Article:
ANGLICANS ought to be celebrating. Far from hand-wringing, the latest threat
of the worldwide Anglican split over the same-sex issue should be met with a
chorus of “Hurray! We did it. Cigars and sherry for all!” We could become
downright giddy with our achievement . . . that is, if we are prepared to pull
back from the heat, and take a long look at what is going on.
For the past 50 years, the Anglican Church, like many parts of Western
society, has been trying — with varying degrees of success — to level the
playing-field and address multiculturalism. We are neither Jew nor Greek,
Filipino nor Nigerian.
Finally, the non-Western voice of the Global South is being heard, and, even
more significantly, having to be reckoned with. This is a landmark achievement
that needs to be noted. But perhaps we don’t like what we are hearing. It seems
that efforts at diversity and liberal tolerance are valuable so long as they
spice up the otherwise bland mother-culture meal occasionally — but we don’t
want to let them change the menu permanently.
At the Lambeth Conference in 1998, I had the privilege of attending a
service. I was utterly taken aback by the colours, cultures, and languages that
make up my Church. Perhaps I had expected a synod made up predominantly of
white Anglo-Saxon North Torontonians. For the first time, I realised I am part
of something more like the United Nations.
In my amazement, I turned to a Canadian liturgist sitting next to me and
said: “This Church doesn’t need a theologian. It needs an anthropologist to
manage this diversity.” He agreed. The magnitude of the cultural diversity we
now house is going to require more than a love for all things English to keep
it together. We need new rules of engagement and disengagement, because the old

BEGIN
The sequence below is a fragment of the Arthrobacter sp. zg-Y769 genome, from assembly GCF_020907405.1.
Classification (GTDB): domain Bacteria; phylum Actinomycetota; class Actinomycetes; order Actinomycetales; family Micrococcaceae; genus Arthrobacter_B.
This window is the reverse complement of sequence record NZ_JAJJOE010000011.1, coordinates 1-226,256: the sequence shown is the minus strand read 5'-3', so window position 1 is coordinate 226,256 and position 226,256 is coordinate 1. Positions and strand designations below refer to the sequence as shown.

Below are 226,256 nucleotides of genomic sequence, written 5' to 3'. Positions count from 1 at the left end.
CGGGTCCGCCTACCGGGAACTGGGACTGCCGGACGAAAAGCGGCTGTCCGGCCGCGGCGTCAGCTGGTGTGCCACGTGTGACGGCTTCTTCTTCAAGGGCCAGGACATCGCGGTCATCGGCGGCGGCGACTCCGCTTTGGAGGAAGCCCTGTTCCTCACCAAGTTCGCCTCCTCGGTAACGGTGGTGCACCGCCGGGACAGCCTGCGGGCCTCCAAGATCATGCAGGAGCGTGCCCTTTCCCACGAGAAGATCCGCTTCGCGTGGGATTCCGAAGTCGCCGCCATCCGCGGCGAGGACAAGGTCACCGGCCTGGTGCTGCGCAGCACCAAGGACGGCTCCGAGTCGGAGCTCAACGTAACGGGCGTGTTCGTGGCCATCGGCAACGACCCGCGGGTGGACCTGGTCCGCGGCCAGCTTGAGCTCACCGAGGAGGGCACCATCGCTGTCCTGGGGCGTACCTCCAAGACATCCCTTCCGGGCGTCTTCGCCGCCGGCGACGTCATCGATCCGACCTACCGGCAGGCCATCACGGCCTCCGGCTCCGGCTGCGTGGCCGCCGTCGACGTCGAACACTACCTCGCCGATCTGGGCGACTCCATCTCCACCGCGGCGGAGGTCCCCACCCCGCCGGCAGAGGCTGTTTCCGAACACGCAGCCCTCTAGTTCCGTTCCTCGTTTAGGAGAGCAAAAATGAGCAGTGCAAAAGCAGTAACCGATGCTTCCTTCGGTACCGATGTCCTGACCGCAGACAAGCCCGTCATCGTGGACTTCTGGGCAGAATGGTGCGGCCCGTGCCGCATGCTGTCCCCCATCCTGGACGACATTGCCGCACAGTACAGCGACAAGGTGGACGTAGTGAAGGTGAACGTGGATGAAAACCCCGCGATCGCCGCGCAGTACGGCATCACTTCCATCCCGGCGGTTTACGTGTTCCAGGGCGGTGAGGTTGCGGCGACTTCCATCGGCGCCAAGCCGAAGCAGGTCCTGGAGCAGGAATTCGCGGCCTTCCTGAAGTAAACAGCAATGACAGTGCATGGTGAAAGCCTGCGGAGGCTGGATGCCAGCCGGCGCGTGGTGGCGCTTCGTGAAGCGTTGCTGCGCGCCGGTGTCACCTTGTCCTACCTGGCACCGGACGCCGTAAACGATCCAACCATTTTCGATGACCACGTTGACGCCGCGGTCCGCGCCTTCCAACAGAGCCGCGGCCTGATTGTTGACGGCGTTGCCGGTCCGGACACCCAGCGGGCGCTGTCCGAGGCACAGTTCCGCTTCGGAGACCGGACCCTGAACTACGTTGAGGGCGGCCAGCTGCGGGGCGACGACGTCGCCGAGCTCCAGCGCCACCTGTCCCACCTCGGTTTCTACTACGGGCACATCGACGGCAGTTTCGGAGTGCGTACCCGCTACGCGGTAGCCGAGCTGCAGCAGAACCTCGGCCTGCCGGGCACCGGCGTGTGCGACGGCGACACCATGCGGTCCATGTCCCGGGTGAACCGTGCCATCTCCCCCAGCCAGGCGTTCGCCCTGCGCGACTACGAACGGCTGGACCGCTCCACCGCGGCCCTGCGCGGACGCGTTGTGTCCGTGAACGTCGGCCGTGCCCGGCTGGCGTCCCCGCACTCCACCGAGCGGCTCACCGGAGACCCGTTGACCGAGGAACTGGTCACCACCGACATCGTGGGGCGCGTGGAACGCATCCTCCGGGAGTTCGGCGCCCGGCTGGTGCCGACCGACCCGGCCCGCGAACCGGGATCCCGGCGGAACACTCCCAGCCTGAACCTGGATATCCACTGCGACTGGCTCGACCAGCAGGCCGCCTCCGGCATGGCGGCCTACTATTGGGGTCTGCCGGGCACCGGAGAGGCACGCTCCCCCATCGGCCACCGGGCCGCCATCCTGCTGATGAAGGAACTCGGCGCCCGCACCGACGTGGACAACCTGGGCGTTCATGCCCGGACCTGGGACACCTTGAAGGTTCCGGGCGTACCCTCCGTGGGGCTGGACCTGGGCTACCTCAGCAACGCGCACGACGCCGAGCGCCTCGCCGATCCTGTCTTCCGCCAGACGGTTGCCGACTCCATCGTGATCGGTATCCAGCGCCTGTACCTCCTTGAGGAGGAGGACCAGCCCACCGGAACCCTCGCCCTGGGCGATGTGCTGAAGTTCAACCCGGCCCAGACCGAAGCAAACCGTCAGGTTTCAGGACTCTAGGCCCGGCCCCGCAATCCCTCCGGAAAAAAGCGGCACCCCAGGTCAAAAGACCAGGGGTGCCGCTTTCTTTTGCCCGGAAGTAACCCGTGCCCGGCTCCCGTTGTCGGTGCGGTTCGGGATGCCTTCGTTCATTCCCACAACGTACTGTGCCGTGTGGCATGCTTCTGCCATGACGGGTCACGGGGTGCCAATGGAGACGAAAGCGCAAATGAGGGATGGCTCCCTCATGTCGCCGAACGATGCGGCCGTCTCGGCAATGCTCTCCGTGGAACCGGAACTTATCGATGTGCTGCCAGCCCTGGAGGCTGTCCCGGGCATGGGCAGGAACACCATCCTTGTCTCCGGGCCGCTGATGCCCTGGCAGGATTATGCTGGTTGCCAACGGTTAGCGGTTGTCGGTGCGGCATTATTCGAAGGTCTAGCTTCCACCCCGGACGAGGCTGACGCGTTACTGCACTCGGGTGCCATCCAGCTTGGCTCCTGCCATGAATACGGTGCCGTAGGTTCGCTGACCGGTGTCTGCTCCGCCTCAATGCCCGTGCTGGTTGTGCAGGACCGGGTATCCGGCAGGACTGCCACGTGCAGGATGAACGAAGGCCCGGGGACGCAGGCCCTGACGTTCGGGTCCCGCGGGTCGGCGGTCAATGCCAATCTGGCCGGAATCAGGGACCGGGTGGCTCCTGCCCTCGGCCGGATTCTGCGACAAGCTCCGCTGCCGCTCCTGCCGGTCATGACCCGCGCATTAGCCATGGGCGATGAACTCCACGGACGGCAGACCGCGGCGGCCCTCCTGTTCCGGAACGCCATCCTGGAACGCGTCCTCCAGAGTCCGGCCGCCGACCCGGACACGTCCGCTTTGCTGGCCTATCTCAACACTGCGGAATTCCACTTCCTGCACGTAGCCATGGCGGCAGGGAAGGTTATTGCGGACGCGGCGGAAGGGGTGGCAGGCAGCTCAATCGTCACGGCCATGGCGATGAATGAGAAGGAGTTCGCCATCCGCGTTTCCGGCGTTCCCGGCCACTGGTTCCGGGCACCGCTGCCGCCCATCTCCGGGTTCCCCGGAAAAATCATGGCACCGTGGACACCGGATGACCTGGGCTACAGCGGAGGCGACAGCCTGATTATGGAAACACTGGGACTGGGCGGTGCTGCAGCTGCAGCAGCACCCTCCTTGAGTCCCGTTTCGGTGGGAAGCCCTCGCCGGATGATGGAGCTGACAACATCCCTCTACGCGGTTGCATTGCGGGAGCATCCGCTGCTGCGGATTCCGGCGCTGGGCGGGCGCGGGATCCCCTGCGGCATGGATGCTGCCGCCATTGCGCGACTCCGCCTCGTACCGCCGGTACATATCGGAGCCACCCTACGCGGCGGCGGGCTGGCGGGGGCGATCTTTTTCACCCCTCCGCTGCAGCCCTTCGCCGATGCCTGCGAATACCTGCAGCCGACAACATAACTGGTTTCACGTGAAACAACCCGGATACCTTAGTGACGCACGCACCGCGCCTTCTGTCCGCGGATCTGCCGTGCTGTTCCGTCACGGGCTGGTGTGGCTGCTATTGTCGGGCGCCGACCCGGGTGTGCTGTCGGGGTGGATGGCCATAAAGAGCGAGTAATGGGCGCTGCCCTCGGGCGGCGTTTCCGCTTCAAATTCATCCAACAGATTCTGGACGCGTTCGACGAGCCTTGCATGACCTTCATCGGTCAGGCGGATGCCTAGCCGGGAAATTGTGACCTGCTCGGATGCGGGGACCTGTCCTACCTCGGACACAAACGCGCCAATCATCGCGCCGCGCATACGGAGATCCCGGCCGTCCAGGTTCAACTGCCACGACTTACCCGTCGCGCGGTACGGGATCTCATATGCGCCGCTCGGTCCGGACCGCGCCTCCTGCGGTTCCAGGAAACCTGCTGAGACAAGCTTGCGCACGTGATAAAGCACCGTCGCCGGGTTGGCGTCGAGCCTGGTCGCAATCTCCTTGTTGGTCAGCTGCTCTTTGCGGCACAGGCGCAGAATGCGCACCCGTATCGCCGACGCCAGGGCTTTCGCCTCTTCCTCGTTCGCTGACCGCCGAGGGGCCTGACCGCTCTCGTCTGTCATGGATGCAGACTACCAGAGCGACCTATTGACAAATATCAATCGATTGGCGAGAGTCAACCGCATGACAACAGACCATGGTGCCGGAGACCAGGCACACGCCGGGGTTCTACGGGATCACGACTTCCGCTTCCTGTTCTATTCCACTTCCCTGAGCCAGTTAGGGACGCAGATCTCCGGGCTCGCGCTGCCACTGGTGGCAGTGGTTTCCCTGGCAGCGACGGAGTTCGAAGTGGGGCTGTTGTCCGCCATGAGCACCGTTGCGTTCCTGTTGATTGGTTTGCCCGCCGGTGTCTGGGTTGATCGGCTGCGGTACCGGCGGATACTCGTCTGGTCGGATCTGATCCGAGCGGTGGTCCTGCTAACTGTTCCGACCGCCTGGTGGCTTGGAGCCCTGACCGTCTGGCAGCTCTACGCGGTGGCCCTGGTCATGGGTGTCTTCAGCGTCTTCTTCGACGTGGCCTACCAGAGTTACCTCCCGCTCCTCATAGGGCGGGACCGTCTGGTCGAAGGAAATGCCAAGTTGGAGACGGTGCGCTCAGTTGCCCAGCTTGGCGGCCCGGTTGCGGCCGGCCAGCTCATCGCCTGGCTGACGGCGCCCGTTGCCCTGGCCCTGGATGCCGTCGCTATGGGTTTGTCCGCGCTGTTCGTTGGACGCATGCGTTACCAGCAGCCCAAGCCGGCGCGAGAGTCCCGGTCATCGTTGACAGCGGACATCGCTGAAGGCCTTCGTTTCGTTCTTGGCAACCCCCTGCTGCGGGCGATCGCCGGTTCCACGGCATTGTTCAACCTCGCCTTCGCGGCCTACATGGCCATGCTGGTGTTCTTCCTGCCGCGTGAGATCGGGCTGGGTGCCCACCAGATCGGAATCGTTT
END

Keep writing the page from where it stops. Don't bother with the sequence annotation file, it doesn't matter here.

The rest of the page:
ones won’t hold us together any longer — if being together is what we want.
THE WAY will not be easy, because there isn’t a simple road map to follow.
Secular society has not yet found the answer: most Western efforts at
multiculturalism are still at the food-and-festival level at best, or motivated
by opportunism, power, and greed at worst. Perhaps a way to begin would be to
ponder these two perspectives.
Global North colleagues: we broke the tacitly agreed-to rules of engagement,
and we need to face that. The English way has always been to tolerate great
diversity . . . unofficially. Same-sex blessings have been going on for some
time, but not using diocesan-sanctioned, synodically approved ceremonies.
How would we have responded to the African Church if one of its dioceses had
proposed an official, synodically sanctioned blessing of a polygamous marriage,
or a pre-pubescent arranged marriage? These issues are not directly comparable
to homosexuality, but the emotional-cultural reaction to them is.
Global North, this does not mean we sublimate our voices, but, if we want
everyone participating, we will have to do much more theological explaining,
and much more listening.
Global South colleagues: this issue is coming from the concern for social
justice that is at the core of the gospel for many Global North Christians. As
it was for many of you over apartheid, this perspective trumps all other
individual doctrinal and scriptural directives, because it is the ultimate
Christian litmus test. Ironically, this challenge of social justice for our
faith is what moved our historically dominant culture to the point of seeing
itself as an oppressor that silenced voices other than its own.
Global South, if you want to continue to live together — with us and with
each other — you will also need to engage with this question, and see whether
there is a social-justice issue for you in it.
So, well done. Now we are squabbling, and that is far better than silent
coercion. We are growing up into something new and richer because of our
diversity. Can we live together? Of course we can, but only as equal partners
of the gospel, and only if we do what we do best: witness and renew.
Canon Dawn Davis is director of ministry resources for the diocese of
Toronto, and has oversight of ethnic ministries and congregational development.